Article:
A muscular arm, outstretched; a clenched fist trailing a ragged flag into an arc over head and shoulders. A friend’s comment that the statue is not “artful” (whatever that means) is disputed by an onlooker, possibly one of the ‘communist nostalgia tourists’. My guidebook comments: “It is beautiful. It shows that if we stand together, we can achieve anything. We can achieve the world.” Interpretations of “we” now line the pathways in statue form: the idealised masses, encapsulations of physical might and subservience, their metal faces set in looks of fierce determination. Among them stand deified incarnations of Lenin and Marx, disrupting the uniformity of the collective.
We are standing in Memento Park just outside Budapest. The peeling facades, doorways, and spires of the city’s imperial centre delineate almost every period of its history, yet Memento Park is an exception. Here are the remnants of Hungary’s communist regime, exiled to the suburbs. For me, it is impossible to walk around the park without drawing comparisons with the Rhodes Must Fall controversy. Budapest’s propaganda scrapyard evokes not only the inherently political nature of monuments, but also that a statue can be at least as sinister an attempt to simplify the past and present as the removal of one.
Back in central Budapest, the bold, discordant cacophony of iconography makes me realise that the urge to scrub the city, with its visible history of perceived imperfections, isn’t confined to Memento Park. Gellért Hill, a craggy hunk of land jutting upwards from the Buda skyline, commemorates an eleventh-century missionary on a Vatican-issued mandate for mass conversion; he overlooks the heathen city, arms outstretched. Atop this sits the Liberty Monument, commissioned by Miklós Horthy, the inter-war fascist general who saw Budapest as intolerably left-wing and Jewish. After the war, the Liberty monument became a symbol of Soviet power, flanked by hard-eyed ‘liberation soldiers’ who now guard Memento Park. Many of the Russian soldiers these statues represent have since been implicated in horrors committed during the 1945 siege. Now, in the corner of Liberty Square, a statue of Ronald Reagan seems to be striding into open space. The traumatic and irrecoverably complex realities of history are shielded from view by stony faces. It is the kind of simplification feared and decried by both Rhodes Must Fall Oxford and its critics.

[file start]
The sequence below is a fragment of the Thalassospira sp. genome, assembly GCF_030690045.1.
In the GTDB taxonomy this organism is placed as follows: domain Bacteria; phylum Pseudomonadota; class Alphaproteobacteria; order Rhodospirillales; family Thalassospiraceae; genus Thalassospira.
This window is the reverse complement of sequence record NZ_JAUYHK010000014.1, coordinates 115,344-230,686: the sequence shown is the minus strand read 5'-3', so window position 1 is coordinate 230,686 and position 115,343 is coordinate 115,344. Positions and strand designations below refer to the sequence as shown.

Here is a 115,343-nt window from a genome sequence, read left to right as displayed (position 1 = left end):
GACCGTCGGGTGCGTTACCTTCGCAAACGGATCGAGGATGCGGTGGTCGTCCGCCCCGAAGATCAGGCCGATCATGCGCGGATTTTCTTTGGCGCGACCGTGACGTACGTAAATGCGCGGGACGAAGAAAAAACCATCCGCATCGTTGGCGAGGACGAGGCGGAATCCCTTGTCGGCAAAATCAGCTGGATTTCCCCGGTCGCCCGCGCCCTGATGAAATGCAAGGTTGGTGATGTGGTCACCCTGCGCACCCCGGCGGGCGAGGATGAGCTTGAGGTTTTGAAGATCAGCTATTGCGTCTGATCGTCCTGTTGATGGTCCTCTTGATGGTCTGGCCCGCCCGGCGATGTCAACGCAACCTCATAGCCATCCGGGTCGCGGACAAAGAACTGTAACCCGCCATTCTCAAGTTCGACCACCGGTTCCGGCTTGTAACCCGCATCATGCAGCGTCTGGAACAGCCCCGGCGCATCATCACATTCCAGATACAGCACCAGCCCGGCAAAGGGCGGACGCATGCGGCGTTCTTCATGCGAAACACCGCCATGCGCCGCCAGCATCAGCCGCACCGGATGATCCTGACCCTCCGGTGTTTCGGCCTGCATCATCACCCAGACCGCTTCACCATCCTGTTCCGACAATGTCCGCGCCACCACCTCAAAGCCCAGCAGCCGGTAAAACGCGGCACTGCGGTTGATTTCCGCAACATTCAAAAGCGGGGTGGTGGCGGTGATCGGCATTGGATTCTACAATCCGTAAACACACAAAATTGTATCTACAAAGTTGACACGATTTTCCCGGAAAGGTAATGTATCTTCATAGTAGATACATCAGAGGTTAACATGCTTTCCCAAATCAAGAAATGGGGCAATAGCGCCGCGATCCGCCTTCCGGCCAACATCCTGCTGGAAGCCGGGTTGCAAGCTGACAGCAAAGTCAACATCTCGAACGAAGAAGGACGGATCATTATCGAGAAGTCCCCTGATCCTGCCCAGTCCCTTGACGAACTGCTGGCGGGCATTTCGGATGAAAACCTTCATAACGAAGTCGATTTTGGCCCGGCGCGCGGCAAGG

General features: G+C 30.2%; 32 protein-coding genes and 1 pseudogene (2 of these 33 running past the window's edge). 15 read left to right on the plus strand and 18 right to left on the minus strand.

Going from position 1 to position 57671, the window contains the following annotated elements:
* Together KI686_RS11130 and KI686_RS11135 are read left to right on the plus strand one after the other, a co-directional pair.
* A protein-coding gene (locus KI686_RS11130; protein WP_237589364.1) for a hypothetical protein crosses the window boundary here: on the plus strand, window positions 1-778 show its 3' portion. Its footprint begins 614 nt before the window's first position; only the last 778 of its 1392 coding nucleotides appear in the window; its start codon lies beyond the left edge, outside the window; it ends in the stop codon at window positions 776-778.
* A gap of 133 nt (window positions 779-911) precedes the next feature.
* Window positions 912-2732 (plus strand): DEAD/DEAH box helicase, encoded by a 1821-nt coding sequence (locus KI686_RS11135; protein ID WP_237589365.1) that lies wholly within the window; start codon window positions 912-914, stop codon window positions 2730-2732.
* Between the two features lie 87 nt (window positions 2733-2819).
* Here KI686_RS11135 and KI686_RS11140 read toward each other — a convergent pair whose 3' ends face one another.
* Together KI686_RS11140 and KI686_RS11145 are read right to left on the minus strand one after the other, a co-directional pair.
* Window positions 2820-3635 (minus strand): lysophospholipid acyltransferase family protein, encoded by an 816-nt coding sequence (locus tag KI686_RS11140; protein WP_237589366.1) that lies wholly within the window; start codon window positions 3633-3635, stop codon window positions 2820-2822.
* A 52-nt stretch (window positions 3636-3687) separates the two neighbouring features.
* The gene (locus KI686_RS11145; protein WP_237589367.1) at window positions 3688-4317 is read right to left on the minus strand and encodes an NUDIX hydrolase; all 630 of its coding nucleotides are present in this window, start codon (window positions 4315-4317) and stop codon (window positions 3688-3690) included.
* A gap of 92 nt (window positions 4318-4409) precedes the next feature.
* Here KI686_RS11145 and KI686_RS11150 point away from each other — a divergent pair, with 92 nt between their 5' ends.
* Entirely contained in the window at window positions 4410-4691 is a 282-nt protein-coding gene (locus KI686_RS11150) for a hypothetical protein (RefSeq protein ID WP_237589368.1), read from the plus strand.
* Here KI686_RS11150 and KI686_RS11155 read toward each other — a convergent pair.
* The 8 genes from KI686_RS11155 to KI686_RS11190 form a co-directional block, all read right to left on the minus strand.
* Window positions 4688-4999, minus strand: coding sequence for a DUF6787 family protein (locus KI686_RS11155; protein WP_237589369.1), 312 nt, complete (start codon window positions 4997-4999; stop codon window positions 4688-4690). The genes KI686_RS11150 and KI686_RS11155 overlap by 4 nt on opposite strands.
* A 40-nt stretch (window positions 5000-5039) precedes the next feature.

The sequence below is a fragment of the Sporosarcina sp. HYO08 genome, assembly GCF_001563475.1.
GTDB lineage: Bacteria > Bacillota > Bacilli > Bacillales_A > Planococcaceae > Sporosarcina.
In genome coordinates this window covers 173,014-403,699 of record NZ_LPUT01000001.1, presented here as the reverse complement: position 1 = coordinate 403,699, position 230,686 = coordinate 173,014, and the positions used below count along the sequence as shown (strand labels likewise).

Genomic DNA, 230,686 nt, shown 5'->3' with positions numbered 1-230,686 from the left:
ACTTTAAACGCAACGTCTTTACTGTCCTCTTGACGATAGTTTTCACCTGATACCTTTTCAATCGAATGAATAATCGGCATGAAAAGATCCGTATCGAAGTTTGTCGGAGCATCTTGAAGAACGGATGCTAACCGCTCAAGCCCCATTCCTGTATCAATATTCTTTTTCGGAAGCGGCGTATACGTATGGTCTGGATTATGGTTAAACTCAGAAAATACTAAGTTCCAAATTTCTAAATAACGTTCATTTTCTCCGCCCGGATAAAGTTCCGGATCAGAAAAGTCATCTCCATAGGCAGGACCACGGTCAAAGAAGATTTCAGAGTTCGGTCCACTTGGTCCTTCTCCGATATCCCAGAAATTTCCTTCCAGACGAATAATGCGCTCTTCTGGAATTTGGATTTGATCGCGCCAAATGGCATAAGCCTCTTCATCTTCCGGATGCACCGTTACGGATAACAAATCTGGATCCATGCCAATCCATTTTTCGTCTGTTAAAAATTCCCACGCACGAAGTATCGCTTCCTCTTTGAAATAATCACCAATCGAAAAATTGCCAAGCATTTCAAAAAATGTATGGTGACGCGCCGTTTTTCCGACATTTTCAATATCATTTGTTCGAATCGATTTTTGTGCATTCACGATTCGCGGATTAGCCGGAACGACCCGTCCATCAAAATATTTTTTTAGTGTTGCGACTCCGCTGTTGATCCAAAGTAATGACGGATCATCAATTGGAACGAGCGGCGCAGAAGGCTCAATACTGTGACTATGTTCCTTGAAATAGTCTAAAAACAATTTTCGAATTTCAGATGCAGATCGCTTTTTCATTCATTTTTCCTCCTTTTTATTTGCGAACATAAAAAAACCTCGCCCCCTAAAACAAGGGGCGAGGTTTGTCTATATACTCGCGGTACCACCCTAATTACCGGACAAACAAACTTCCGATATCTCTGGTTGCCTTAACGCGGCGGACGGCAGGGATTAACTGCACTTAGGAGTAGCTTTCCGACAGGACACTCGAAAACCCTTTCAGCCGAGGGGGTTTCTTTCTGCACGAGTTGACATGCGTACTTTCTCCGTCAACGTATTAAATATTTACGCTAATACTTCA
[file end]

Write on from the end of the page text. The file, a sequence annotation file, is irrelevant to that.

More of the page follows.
Outside Memento Park stand Stalin’s boots. Planted on a brick pedestal, their size leads you to envisage the form of the complete statue in Heroes’ Square, where it held its place until 1956. The rest of the statue was destroyed that November as a twelve-day uprising swept the capital: a burst of anti-totalitarian fervour crushed when Moscow sent in the tanks and killed over two thousand people. Like Stalin’s body, these events now exist only in the realm of historical imagination. The onward progression of history is expressed through the rush of people around a monument as it falls, through the refusal to let symbols define a living city or to let statues of leaders eclipse those gathered below.
Once more, I am reminded of ‘we’ the people: this time as the real crowds heaving past ‘heroic’ versions of themselves every day. Now they are gone, along with much of the city they would have recognised: to this day, the streets of Budapest are marked by bomb damage from wars, uprisings, and reprisals. Buildings are interspersed with open spaces where others should be: tears in a tapestry. Absent structures cannot flank city streets and absent crowds are unable to flock around trams or start revolutions. As the monuments of Memento Park make clear, in the writing of Budapest’s history onto the mind as well as onto the visible city, presence is not essential.
Photo: Simon Lee